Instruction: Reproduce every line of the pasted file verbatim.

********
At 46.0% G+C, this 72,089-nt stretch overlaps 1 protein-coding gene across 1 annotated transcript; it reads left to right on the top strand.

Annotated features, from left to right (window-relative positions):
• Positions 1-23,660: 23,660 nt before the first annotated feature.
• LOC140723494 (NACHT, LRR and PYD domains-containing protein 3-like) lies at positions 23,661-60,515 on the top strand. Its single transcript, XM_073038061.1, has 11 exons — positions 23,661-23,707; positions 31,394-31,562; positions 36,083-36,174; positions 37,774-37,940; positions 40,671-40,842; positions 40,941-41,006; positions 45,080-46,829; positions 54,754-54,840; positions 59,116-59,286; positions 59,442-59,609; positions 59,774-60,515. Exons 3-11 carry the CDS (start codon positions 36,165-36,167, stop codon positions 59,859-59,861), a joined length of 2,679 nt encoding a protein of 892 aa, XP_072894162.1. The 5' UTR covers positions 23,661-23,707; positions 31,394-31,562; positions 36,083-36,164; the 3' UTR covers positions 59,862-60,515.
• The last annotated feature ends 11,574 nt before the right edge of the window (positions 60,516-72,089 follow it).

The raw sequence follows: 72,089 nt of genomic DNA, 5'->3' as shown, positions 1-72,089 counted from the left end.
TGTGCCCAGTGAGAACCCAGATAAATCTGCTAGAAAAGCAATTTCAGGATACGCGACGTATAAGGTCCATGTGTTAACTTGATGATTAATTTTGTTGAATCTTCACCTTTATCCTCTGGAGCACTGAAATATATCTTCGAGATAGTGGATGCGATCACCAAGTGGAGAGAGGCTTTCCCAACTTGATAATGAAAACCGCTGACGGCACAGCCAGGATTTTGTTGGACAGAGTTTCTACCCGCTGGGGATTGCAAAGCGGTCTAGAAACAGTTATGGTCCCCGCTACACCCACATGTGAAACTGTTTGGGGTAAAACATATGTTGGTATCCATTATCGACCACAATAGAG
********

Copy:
At 46.0% G+C, this 72,089-nt stretch overlaps 1 protein-coding gene across 1 annotated transcript; it reads left to right on the top strand.

Annotated features, from left to right (window-relative positions):
• Positions 1-23,660: 23,660 nt before the first annotated feature.
• LOC140723494 (NACHT, LRR and PYD domains-containing protein 3-like) lies at positions 23,661-60,515 on the top strand. Its single transcript, XM_073038061.1, has 11 exons — positions 23,661-23,707; positions 31,394-31,562; positions 36,083-36,174; positions 37,774-37,940; positions 40,671-40,842; positions 40,941-41,006; positions 45,080-46,829; positions 54,754-54,840; positions 59,116-59,286; positions 59,442-59,609; positions 59,774-60,515. Exons 3-11 carry the CDS (start codon positions 36,165-36,167, stop codon positions 59,859-59,861), a joined length of 2,679 nt encoding a protein of 892 aa, XP_072894162.1. The 5' UTR covers positions 23,661-23,707; positions 31,394-31,562; positions 36,083-36,164; the 3' UTR covers positions 59,862-60,515.
• The last annotated feature ends 11,574 nt before the right edge of the window (positions 60,516-72,089 follow it).

The raw sequence follows: 72,089 nt of genomic DNA, 5'->3' as shown, positions 1-72,089 counted from the left end.
TGTGCCCAGTGAGAACCCAGATAAATCTGCTAGAAAAGCAATTTCAGGATACGCGACGTATAAGGTCCATGTGTTAACTTGATGATTAATTTTGTTGAATCTTCACCTTTATCCTCTGGAGCACTGAAATATATCTTCGAGATAGTGGATGCGATCACCAAGTGGAGAGAGGCTTTCCCAACTTGATAATGAAAACCGCTGACGGCACAGCCAGGATTTTGTTGGACAGAGTTTCTACCCGCTGGGGATTGCAAAGCGGTCTAGAAACAGTTATGGTCCCCGCTACACCCACATGTGAAACTGTTTGGGGTAAAACATATGTTGGTATCCATTATCGACCACAATAGAG